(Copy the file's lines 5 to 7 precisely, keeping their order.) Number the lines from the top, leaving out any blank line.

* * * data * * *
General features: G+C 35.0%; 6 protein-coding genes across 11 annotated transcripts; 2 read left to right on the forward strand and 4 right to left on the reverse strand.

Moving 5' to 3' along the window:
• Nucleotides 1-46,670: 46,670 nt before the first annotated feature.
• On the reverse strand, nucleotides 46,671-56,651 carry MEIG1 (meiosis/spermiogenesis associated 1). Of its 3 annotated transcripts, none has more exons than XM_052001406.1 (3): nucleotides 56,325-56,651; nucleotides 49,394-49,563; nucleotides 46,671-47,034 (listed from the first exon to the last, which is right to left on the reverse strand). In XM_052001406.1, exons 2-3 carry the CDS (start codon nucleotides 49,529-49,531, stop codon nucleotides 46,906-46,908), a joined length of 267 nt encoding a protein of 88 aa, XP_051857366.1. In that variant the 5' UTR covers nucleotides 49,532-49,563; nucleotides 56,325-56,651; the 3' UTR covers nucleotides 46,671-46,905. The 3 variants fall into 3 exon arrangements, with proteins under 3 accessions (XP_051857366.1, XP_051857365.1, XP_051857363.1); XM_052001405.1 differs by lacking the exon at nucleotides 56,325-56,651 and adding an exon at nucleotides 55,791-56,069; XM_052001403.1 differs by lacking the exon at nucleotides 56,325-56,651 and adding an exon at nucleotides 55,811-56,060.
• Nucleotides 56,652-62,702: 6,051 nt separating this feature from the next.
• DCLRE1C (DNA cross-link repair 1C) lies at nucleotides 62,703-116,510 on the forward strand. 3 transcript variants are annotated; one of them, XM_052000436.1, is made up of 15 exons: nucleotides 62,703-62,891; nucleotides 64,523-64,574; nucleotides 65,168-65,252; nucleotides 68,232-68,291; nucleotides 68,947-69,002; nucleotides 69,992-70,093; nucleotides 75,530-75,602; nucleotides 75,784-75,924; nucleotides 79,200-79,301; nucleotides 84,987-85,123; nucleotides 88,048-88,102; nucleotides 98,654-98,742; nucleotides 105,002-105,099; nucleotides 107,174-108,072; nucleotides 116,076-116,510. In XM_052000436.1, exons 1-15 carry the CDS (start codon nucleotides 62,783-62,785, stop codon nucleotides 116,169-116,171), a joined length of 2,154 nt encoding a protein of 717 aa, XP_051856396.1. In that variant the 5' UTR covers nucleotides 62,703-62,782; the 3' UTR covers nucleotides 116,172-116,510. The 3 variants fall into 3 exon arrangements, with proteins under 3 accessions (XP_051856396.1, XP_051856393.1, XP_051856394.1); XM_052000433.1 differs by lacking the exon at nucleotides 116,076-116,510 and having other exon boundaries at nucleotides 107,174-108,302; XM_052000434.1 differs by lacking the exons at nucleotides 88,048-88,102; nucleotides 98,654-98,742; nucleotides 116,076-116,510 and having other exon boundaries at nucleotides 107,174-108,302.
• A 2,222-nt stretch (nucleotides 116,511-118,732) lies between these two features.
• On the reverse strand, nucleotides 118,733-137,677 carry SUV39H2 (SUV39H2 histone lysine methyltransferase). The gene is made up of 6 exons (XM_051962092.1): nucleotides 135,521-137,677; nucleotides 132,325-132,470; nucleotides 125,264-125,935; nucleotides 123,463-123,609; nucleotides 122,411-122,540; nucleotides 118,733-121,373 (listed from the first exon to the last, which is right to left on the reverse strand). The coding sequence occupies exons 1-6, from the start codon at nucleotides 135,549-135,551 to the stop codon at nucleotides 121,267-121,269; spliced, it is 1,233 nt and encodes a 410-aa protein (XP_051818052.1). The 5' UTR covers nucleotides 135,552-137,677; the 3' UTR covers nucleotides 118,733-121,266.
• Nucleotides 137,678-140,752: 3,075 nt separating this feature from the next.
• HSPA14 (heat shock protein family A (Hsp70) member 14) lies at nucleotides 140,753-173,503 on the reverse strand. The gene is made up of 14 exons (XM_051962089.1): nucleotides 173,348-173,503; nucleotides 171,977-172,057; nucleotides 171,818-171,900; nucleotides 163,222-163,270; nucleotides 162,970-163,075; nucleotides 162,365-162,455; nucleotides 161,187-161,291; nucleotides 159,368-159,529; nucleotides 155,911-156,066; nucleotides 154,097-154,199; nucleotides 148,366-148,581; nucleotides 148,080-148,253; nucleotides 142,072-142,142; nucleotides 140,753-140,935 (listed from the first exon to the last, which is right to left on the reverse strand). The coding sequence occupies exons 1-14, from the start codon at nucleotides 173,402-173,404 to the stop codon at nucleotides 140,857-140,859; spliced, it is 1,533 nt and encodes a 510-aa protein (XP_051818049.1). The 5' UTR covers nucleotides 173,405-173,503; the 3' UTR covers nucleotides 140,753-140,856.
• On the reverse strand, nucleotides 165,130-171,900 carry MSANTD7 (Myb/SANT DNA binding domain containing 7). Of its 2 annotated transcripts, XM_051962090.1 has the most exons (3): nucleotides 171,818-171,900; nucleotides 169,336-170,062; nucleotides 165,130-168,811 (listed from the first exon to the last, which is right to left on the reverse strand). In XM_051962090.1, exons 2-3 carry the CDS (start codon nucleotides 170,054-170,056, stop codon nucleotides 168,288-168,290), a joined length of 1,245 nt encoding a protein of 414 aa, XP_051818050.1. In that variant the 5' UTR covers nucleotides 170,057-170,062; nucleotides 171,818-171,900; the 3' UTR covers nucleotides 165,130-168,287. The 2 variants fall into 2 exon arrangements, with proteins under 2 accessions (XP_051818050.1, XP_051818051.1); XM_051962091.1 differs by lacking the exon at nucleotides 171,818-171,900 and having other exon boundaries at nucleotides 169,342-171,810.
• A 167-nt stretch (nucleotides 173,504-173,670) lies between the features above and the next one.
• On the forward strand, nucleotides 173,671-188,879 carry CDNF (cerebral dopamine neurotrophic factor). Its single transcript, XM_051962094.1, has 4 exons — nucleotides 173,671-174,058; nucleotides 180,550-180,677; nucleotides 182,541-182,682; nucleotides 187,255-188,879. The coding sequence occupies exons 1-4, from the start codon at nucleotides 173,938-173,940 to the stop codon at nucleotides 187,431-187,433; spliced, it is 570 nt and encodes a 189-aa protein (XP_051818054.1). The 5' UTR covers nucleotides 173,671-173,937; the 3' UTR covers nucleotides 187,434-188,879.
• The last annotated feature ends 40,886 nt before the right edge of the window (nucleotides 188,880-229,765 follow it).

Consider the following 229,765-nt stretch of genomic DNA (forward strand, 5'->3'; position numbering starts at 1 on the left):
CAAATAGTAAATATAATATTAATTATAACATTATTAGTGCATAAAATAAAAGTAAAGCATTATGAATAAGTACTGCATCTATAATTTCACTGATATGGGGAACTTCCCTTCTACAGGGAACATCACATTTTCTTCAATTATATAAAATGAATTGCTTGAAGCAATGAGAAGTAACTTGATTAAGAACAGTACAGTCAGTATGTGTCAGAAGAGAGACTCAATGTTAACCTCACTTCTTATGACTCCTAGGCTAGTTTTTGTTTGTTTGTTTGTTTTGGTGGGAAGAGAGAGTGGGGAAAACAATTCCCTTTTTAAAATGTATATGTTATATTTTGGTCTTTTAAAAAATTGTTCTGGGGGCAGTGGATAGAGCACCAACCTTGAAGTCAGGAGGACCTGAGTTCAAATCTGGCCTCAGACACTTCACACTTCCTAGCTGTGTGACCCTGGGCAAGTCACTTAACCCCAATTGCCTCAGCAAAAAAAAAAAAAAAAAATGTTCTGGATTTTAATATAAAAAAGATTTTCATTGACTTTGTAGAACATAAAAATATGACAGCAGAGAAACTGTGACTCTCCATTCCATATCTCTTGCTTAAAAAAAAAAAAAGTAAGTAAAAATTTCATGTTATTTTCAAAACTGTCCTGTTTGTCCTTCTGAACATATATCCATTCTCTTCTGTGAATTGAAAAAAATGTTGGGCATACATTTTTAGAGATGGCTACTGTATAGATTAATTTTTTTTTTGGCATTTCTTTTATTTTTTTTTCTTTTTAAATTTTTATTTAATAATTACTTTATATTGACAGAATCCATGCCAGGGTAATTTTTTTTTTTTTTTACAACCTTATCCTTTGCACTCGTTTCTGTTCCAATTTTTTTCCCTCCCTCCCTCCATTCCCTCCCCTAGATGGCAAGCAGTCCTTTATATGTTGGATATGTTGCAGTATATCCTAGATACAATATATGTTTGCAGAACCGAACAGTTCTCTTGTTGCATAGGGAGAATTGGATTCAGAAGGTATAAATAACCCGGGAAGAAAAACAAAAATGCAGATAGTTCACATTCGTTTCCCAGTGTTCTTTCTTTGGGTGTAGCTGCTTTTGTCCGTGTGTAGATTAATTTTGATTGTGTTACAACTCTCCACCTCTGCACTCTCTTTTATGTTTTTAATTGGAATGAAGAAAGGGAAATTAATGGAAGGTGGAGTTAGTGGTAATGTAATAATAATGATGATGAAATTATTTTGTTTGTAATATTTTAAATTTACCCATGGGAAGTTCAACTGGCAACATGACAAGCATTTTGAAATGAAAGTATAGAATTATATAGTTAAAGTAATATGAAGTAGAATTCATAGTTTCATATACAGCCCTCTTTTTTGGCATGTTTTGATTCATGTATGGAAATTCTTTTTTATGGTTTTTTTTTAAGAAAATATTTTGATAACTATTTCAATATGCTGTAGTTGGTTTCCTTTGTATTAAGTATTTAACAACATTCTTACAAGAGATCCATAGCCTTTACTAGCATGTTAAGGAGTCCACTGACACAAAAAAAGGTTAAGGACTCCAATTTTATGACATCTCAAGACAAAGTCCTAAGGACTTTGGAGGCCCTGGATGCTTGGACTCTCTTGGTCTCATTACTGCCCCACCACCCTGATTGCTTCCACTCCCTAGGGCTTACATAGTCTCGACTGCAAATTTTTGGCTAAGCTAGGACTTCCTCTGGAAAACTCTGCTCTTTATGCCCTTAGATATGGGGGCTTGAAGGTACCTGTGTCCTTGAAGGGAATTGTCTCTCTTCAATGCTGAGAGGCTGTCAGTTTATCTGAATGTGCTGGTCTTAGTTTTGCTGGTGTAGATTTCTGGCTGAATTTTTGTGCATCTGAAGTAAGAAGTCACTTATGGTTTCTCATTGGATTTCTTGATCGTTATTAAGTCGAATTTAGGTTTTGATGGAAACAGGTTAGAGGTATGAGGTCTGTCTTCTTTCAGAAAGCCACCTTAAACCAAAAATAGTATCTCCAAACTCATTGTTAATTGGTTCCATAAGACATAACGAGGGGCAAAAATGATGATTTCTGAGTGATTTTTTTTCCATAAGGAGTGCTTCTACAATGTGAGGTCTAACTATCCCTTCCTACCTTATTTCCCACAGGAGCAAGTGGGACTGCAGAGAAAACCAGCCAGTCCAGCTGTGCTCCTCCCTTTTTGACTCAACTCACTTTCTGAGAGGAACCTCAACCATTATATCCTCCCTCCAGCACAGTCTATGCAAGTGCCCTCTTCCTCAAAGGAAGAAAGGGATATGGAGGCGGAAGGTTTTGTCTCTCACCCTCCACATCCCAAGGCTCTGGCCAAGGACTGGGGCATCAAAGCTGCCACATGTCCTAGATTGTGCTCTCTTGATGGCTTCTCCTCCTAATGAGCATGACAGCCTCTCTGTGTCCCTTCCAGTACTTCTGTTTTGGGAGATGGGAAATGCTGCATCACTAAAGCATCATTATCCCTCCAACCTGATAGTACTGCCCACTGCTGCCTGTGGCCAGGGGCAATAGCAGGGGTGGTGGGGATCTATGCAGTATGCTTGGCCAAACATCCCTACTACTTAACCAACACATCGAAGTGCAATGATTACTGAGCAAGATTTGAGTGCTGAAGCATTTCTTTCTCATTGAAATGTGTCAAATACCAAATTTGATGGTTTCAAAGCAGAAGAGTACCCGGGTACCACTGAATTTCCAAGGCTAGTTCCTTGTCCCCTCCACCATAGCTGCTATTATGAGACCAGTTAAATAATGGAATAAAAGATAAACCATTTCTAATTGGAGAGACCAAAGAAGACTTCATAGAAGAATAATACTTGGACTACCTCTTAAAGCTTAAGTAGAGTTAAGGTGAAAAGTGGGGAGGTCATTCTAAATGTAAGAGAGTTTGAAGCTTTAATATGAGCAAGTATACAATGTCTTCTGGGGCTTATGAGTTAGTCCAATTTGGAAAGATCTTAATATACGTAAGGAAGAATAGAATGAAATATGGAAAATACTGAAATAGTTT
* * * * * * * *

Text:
• Nucleotides 56,652-62,702: 6,051 nt separating this feature from the next.
• DCLRE1C (DNA cross-link repair 1C) lies at nucleotides 62,703-116,510 on the forward strand. 3 transcript variants are annotated; one of them, XM_052000436.1, is made up of 15 exons: nucleotides 62,703-62,891; nucleotides 64,523-64,574; nucleotides 65,168-65,252; nucleotides 68,232-68,291; nucleotides 68,947-69,002; nucleotides 69,992-70,093; nucleotides 75,530-75,602; nucleotides 75,784-75,924; nucleotides 79,200-79,301; nucleotides 84,987-85,123; nucleotides 88,048-88,102; nucleotides 98,654-98,742; nucleotides 105,002-105,099; nucleotides 107,174-108,072; nucleotides 116,076-116,510. In XM_052000436.1, exons 1-15 carry the CDS (start codon nucleotides 62,783-62,785, stop codon nucleotides 116,169-116,171), a joined length of 2,154 nt encoding a protein of 717 aa, XP_051856396.1. In that variant the 5' UTR covers nucleotides 62,703-62,782; the 3' UTR covers nucleotides 116,172-116,510. The 3 variants fall into 3 exon arrangements, with proteins under 3 accessions (XP_051856396.1, XP_051856393.1, XP_051856394.1); XM_052000433.1 differs by lacking the exon at nucleotides 116,076-116,510 and having other exon boundaries at nucleotides 107,174-108,302; XM_052000434.1 differs by lacking the exons at nucleotides 88,048-88,102; nucleotides 98,654-98,742; nucleotides 116,076-116,510 and having other exon boundaries at nucleotides 107,174-108,302.
• A 2,222-nt stretch (nucleotides 116,511-118,732) lies between these two features.